While contemporary Chinese readers, Wang Chaohua observes in her introduction to this selection of essays,

have access in their native language to large areas of Western literature and philosophy, political and economic thought, to classical texts and contemporary ideas of the world . . . this process of cultural familiarization has been one-sided. Neither the length and depth of traditional Chinese civilization, nor the importance of China in the modern history of the world, are reflected in a comparable range of Western translations of Chinese thought and culture.

Her aim in this volume ‘is to help in a modest way to correct this imbalance, by presenting the diversity of outlook among contemporary Chinese thinkers directly’.

Few would dispute Wang’s observation, although what she has to say, and the manner in which it is said, bears further reflection; I will return to it below. The undertaking itself is to be commended without reservation. One China, Many Paths joins a growing list of publications seeking to acquaint English-speaking readers with developments in the prc through the works of Chinese intellectuals themselves. Whereas most previous volumes have concentrated on culture and cultural analysis, however, Wang’s collection stands out for its focus on issues of democracy and social justice, as seen by a varied and distinguished group of Chinese thinkers. It is an important contribution, both in introducing public intellectuals quite well-known in Chinese circles to the Anglophone world and in making available a body of writings on issues of utmost concern to critics of the developmentalist path on which the Chinese Communist Party has launched the country.

These concerns no doubt relate to Wang’s own experience. Born in Beijing she is, like many of the writers in this volume, a graduate of 1989, but one who had been formed politically and intellectually during the more radical days of the Cultural Revolution. She became a leader of the student movement in Tiananmen Square, confronting Premier Li Peng on national television. After the military crackdown of June 4th she was one of the two women on the most-wanted list broadcast by the government in the drag-net that followed. After eight months in hiding she reached America, where she is now an essayist and student of Chinese literature at ucla. Most of her contributors are also among the older alumnae of 1989, born in the 1950s; their differences have been magnified significantly since then with the rapid changes in Chinese society—most importantly, the dizzying incorporation into global capitalism following Deng Xiaoping’s famous imperial tour of the South in 1992, and the structural transformations it has wrought both at home and in the prc’s relationship to the world at large.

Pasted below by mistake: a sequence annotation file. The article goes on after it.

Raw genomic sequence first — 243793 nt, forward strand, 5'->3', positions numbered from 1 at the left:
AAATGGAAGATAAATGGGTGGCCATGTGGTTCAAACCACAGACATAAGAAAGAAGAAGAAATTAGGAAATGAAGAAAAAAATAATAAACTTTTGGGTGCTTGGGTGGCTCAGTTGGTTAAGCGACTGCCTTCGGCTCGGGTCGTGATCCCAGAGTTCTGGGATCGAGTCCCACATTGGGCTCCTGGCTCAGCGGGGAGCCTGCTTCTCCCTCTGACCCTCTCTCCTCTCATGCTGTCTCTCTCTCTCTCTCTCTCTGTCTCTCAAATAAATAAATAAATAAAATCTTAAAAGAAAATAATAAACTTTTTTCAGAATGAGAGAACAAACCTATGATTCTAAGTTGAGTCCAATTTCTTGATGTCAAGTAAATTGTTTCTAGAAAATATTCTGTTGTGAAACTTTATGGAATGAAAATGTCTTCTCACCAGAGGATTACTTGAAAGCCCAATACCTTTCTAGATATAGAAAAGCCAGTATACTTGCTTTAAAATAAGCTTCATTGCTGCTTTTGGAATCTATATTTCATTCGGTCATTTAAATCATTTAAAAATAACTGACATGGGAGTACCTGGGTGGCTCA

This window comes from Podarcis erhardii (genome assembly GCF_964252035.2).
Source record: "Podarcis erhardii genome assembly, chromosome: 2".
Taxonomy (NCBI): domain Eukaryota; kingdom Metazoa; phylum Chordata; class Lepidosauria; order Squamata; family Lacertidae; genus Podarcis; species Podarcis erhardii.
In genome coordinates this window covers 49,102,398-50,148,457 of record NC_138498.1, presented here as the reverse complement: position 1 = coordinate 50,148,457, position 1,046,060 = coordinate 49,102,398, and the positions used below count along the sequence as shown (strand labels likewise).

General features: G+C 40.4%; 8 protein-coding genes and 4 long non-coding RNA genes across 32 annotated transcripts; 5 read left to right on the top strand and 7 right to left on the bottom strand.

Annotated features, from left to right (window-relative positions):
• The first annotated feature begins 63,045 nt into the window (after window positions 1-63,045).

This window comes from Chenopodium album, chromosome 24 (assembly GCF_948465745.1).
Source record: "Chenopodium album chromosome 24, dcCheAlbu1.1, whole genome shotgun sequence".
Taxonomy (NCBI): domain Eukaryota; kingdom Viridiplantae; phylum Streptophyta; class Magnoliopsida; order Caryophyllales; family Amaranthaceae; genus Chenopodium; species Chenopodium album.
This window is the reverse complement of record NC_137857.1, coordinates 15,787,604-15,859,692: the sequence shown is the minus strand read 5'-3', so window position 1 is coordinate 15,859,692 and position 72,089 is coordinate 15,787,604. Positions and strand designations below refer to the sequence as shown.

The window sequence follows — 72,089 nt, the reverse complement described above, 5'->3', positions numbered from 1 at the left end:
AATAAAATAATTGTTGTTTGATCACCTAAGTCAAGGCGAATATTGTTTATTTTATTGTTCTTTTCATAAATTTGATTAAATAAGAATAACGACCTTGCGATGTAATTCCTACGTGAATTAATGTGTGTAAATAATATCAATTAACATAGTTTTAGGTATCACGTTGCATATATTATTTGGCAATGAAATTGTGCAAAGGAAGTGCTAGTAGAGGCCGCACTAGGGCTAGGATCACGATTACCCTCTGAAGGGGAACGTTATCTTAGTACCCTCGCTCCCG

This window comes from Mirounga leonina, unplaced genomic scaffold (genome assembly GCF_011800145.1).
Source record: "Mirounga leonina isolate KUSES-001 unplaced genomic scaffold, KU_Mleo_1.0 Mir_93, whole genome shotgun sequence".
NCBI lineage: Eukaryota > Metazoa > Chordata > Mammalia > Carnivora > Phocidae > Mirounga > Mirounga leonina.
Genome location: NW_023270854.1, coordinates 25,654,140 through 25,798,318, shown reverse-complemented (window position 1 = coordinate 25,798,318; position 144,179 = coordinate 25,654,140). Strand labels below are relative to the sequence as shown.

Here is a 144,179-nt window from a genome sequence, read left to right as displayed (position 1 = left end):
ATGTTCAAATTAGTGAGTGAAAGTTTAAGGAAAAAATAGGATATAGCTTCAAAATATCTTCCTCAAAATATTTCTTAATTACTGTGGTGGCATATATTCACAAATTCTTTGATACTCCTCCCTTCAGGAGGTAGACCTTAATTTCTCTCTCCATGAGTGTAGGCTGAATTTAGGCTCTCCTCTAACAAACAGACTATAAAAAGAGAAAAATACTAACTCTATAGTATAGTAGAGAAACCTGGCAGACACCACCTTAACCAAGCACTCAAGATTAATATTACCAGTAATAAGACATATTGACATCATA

Following a suggestion by Wang Hui—the best known of these intellectuals in North America and Europe, whose interview leads the volume—Wang establishes a loose parallel between the 1980s and 1990s, and the two decades that followed the May Fourth Movement of 1919: in each case, a decade of euphoria and intellectual excitement is succeeded by one of intellectual sobriety, introspection and complexity, with the passage between them marked by a traumatic event—the Guomindang suppression of the revolutionary movement in 1927, and the Tiananmen Massacre of 1989. She is aware nevertheless of the limits of such analogies—which, as so often, may say more about the self-image of those making them than about the historical realities of changing intellectual moods, or the relationship of one period to the other. For all the euphoric embrace of new cultural currents from abroad (the so-called ‘culture fever’), the 1980s were infused by the deep anxieties created by post-revolutionary uncertainties that were sustained—as they still are, if to a lesser extent—by bouts of repression or relaxation from above. June 1989 was a surprise only to those who had come to believe in their own illusions about Deng’s reforms. In fact, the issues of culture and society that exercised intellectuals in the 1980s had more in common with the debates on modernity in the 1930s.

On the other hand, the greater complexity of intellectual and cultural exploration in the 1990s has been accompanied by serious doubts about the value of such activity, in a society which—at least in major centres like Shanghai, Beijing and Guangzhou—has come to assume all the trappings of advanced consumerism, albeit surrounded by intensifying poverty and inequality. Intellectuals have recovered from the severe marginalization and impoverishment they experienced in the first half of the 1990s. But like their peers elsewhere, they now face the twin challenges of their own class devaluation and the commodification of intellectual life. Wang is correct to point to the two trends that have set the context for these exchanges since the turn of the century: the emergence of a transborder ‘Chinese space of discussion’, which calls into question the actual relationship of intellectuals to the society they write about; and the growing professionalization of university life which, within the context of cultural commodification, raises serious questions about the possibility of critical work. What makes these issues more urgent is that the same trends have also opened discussions in the prc to fleeting fashions from abroad.